gaming compact | KGOU

gaming compact

$13 Million In Limbo While Stitt, Tribes Battle

Feb 13, 2020

Compacted tribes are sending their gaming money to the state of Oklahoma where it will be held while courts decide on tribal-gaming compacts.

Tribes Must Step Up Against Gaming Compact Dispute

Feb 10, 2020
President of the National Congress of American Indians, Fawn Sharp, delivered the State of Indian Nations address on Monday and focused on tribal sovereignty, economic opportunity, government to government relations and the environment.
Hogan Gore / Gaylord News

American Indian tribes face “a direct threat to their sovereignty” if they don’t stand up to the power of the Oklahoma state government trying to manipulate its gaming compacts with the tribes, an official of the nation’s largest Native American group said Monday.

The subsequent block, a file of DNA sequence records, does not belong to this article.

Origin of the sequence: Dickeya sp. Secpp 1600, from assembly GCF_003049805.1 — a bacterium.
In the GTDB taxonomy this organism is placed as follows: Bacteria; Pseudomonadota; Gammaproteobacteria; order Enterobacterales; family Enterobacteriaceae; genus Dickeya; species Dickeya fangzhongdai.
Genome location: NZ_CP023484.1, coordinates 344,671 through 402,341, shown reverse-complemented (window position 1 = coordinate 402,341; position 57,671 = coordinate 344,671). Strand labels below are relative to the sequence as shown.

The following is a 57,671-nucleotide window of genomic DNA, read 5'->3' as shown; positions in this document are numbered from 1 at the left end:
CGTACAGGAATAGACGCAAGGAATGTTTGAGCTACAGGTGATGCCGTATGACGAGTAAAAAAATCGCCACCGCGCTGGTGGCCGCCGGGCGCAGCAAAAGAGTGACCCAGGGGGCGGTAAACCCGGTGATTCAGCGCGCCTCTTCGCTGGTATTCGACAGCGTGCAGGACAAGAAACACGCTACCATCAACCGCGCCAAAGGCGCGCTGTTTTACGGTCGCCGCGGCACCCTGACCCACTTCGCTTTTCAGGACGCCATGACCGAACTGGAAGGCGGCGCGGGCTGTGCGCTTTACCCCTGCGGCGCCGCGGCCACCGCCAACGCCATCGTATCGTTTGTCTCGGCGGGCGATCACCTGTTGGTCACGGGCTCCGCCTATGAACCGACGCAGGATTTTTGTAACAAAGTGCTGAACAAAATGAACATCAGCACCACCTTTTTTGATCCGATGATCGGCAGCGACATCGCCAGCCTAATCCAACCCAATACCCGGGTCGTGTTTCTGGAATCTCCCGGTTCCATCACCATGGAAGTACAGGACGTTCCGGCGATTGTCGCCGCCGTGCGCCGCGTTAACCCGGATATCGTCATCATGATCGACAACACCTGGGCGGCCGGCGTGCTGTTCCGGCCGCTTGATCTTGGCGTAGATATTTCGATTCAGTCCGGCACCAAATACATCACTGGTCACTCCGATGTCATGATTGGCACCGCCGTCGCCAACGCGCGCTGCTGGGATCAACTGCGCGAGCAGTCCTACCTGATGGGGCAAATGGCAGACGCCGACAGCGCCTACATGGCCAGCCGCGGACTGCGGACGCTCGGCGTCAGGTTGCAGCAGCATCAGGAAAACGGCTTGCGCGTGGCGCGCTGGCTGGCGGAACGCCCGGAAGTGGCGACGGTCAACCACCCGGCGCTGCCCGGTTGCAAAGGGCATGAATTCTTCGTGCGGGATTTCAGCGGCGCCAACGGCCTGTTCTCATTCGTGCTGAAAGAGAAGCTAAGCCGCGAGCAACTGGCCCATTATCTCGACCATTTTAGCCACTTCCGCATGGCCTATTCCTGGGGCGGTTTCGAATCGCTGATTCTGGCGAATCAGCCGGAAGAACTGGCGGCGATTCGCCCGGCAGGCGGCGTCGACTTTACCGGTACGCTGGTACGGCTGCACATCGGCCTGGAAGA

As he continues to push for renegotiation of the state of Oklahoma's gaming compacts with tribal nations, Governor Kevin Stitt is asking for public support. At a press conference on Thursday, Stitt asked Oklahomans to stand with him on the issue to get a "good deal" done for Oklahoma. No negotiations have occurred and the governor's office and tribal leaders have not agreed on whether the compacts expire on January 1, 2020, as the governor contends. KGOU's Dick Pryor and eCapitol's Shawn Ashley discuss the latest developments and more.

peggydavis66 /

Twenty-nine tribal leaders sent a letter to Gov. Stitt saying they “stand united” when it comes to Oklahoma’s Gaming Compact. The letter followed the governor’s announcement in early July that he wants to renegotiate the agreement, which allows tribes to operate casino games in exchange for giving the state a percentage of their revenue through “exclusivity fees.”